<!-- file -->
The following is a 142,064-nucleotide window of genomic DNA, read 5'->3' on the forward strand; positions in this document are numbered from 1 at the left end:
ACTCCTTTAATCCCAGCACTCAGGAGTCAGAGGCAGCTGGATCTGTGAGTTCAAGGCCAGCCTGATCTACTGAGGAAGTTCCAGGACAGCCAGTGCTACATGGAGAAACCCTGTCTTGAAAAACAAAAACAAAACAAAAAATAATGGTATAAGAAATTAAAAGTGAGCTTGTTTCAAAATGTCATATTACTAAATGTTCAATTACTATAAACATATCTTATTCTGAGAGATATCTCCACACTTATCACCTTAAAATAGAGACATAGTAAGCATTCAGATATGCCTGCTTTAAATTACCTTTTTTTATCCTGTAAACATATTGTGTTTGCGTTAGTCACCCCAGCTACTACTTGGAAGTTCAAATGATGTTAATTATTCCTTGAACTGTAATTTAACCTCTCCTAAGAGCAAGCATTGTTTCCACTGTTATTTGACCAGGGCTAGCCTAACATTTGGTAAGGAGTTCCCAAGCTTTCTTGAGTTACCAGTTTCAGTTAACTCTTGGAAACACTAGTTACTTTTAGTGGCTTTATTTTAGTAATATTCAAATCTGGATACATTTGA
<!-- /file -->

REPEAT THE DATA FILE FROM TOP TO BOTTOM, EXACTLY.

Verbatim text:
The following is a 142,064-nucleotide window of genomic DNA, read 5'->3' on the forward strand; positions in this document are numbered from 1 at the left end:
ACTCCTTTAATCCCAGCACTCAGGAGTCAGAGGCAGCTGGATCTGTGAGTTCAAGGCCAGCCTGATCTACTGAGGAAGTTCCAGGACAGCCAGTGCTACATGGAGAAACCCTGTCTTGAAAAACAAAAACAAAACAAAAAATAATGGTATAAGAAATTAAAAGTGAGCTTGTTTCAAAATGTCATATTACTAAATGTTCAATTACTATAAACATATCTTATTCTGAGAGATATCTCCACACTTATCACCTTAAAATAGAGACATAGTAAGCATTCAGATATGCCTGCTTTAAATTACCTTTTTTTATCCTGTAAACATATTGTGTTTGCGTTAGTCACCCCAGCTACTACTTGGAAGTTCAAATGATGTTAATTATTCCTTGAACTGTAATTTAACCTCTCCTAAGAGCAAGCATTGTTTCCACTGTTATTTGACCAGGGCTAGCCTAACATTTGGTAAGGAGTTCCCAAGCTTTCTTGAGTTACCAGTTTCAGTTAACTCTTGGAAACACTAGTTACTTTTAGTGGCTTTATTTTAGTAATATTCAAATCTGGATACATTTGA